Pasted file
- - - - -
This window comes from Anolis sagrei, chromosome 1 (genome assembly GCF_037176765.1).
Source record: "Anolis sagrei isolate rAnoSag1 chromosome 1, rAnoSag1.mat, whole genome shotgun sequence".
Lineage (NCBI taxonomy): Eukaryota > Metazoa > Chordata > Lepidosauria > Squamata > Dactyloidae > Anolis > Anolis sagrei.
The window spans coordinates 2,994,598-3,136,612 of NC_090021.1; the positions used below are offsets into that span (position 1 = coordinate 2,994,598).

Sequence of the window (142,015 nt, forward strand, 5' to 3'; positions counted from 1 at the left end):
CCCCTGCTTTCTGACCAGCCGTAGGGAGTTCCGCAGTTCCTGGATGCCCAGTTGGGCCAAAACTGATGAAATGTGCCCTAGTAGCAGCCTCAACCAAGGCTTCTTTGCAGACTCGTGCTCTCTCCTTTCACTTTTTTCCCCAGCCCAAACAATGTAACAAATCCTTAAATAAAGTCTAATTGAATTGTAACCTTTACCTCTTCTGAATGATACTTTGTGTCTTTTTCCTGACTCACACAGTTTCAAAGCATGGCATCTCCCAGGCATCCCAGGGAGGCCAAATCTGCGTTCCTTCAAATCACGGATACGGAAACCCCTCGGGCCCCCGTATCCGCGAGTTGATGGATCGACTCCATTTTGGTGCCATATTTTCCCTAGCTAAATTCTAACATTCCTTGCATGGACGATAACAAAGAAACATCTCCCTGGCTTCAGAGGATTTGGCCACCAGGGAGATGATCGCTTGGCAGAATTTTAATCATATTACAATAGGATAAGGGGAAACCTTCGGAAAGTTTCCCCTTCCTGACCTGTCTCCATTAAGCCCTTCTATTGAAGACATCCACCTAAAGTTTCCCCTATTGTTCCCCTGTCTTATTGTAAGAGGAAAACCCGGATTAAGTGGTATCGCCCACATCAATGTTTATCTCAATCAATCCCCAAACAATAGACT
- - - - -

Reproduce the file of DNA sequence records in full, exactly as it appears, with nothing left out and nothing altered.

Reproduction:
This window comes from Anolis sagrei, chromosome 1 (genome assembly GCF_037176765.1).
Source record: "Anolis sagrei isolate rAnoSag1 chromosome 1, rAnoSag1.mat, whole genome shotgun sequence".
Lineage (NCBI taxonomy): Eukaryota > Metazoa > Chordata > Lepidosauria > Squamata > Dactyloidae > Anolis > Anolis sagrei.
The window spans coordinates 2,994,598-3,136,612 of NC_090021.1; the positions used below are offsets into that span (position 1 = coordinate 2,994,598).

Sequence of the window (142,015 nt, forward strand, 5' to 3'; positions counted from 1 at the left end):
CCCCTGCTTTCTGACCAGCCGTAGGGAGTTCCGCAGTTCCTGGATGCCCAGTTGGGCCAAAACTGATGAAATGTGCCCTAGTAGCAGCCTCAACCAAGGCTTCTTTGCAGACTCGTGCTCTCTCCTTTCACTTTTTTCCCCAGCCCAAACAATGTAACAAATCCTTAAATAAAGTCTAATTGAATTGTAACCTTTACCTCTTCTGAATGATACTTTGTGTCTTTTTCCTGACTCACACAGTTTCAAAGCATGGCATCTCCCAGGCATCCCAGGGAGGCCAAATCTGCGTTCCTTCAAATCACGGATACGGAAACCCCTCGGGCCCCCGTATCCGCGAGTTGATGGATCGACTCCATTTTGGTGCCATATTTTCCCTAGCTAAATTCTAACATTCCTTGCATGGACGATAACAAAGAAACATCTCCCTGGCTTCAGAGGATTTGGCCACCAGGGAGATGATCGCTTGGCAGAATTTTAATCATATTACAATAGGATAAGGGGAAACCTTCGGAAAGTTTCCCCTTCCTGACCTGTCTCCATTAAGCCCTTCTATTGAAGACATCCACCTAAAGTTTCCCCTATTGTTCCCCTGTCTTATTGTAAGAGGAAAACCCGGATTAAGTGGTATCGCCCACATCAATGTTTATCTCAATCAATCCCCAAACAATAGACT